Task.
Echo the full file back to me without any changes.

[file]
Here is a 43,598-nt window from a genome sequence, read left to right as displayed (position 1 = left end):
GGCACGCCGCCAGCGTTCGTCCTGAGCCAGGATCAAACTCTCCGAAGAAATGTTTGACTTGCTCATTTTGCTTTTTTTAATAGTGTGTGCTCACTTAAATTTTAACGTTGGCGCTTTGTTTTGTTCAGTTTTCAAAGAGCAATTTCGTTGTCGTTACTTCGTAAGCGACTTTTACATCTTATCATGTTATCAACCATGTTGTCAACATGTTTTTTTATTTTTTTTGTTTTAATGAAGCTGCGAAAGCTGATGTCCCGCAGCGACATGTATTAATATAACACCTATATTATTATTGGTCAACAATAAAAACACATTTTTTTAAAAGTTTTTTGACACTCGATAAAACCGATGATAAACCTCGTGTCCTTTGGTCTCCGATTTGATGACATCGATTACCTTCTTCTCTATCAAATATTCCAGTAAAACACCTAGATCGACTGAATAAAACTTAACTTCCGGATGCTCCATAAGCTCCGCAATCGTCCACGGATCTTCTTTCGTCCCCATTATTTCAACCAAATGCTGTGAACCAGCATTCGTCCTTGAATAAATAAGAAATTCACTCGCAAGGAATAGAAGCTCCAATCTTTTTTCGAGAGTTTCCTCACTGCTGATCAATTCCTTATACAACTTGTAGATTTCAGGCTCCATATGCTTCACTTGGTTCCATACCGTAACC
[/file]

Here is a 43,598-nt window from a genome sequence, read left to right as displayed (position 1 = left end):
GGCACGCCGCCAGCGTTCGTCCTGAGCCAGGATCAAACTCTCCGAAGAAATGTTTGACTTGCTCATTTTGCTTTTTTTAATAGTGTGTGCTCACTTAAATTTTAACGTTGGCGCTTTGTTTTGTTCAGTTTTCAAAGAGCAATTTCGTTGTCGTTACTTCGTAAGCGACTTTTACATCTTATCATGTTATCAACCATGTTGTCAACATGTTTTTTTATTTTTTTTGTTTTAATGAAGCTGCGAAAGCTGATGTCCCGCAGCGACATGTATTAATATAACACCTATATTATTATTGGTCAACAATAAAAACACATTTTTTTAAAAGTTTTTTGACACTCGATAAAACCGATGATAAACCTCGTGTCCTTTGGTCTCCGATTTGATGACATCGATTACCTTCTTCTCTATCAAATATTCCAGTAAAACACCTAGATCGACTGAATAAAACTTAACTTCCGGATGCTCCATAAGCTCCGCAATCGTCCACGGATCTTCTTTCGTCCCCATTATTTCAACCAAATGCTGTGAACCAGCATTCGTCCTTGAATAAATAAGAAATTCACTCGCAAGGAATAGAAGCTCCAATCTTTTTTCGAGAGTTTCCTCACTGCTGATCAATTCCTTATACAACTTGTAGATTTCAGGCTCCATATGCTTCACTTGGTTCCATACCGTAACC